Blueberries help prevent gut diseaseBest eaten with yogurt
Because they are rich in cancer preventing antioxidants and vitamins, blueberries are often called a superfood. But new research suggests that blueberry fibre may help prevent a number of intestinal diseases such as ulcerative colitis.
And the protective effect is even better if the blueberries are eaten with probiotics - the good type of bacteria such as lactobacillus and bifidobacteria found in yogurts.
In the study, Swedish researchers wanted to find out whether different types of dietary fibre and probiotic bacteria can help alleviate the symtoms and reduce the risk of intestinal disease and bowel cancer.
They tested various types of diets of blueberry husks, rye bran and oat bran with or without a mixture of probiotic bacteria.
The results showed that the protective effect of blueberries was reinforced if they were eaten together with probiotics.
Blueberries are rich in polyphenols - chemicals which have an antimicrobial and antioxidative effect.
The combination of blueberries and probiotics reduced inflammation-inducing bacteria in the intestine at the same time as boosting the number of good bacteria, the scientists said.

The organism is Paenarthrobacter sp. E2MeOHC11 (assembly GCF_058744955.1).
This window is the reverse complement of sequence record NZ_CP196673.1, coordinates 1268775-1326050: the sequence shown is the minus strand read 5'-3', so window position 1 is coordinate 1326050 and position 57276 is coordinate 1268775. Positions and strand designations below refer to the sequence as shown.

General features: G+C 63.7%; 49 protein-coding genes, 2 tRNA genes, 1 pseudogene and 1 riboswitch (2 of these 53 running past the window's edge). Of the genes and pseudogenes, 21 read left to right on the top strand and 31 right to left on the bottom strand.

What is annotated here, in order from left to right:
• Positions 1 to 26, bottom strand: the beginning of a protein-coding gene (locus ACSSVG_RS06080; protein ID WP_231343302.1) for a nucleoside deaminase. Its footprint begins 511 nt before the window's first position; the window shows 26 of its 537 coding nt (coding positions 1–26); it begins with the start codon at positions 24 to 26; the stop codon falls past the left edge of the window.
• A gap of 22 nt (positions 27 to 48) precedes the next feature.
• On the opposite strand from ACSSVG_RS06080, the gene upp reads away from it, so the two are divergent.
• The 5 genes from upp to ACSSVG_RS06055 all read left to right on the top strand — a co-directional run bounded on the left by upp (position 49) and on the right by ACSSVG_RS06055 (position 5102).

“The probiotics proved to have a protective effect on the liver, an organ that is often negatively impacted by intestinal inflammations,” said researcher Åsa Håkansson, from Lund University.
“A further explanation for the extremely positive effect of blueberries may be that the blueberry fibre are not degraded to such a high degree in the large intestine, added Dr. Camilla Bränning from the Division of Applied Nutrition and Food Chemistry who led the study.
"This means that inflammation-inducing substances do not come into contact with the mucous lining of the intestine but are embedded in the fibre instead. Then these substances are transported out of body together with the faeces.”
This article was published on Wed 10 February 2010
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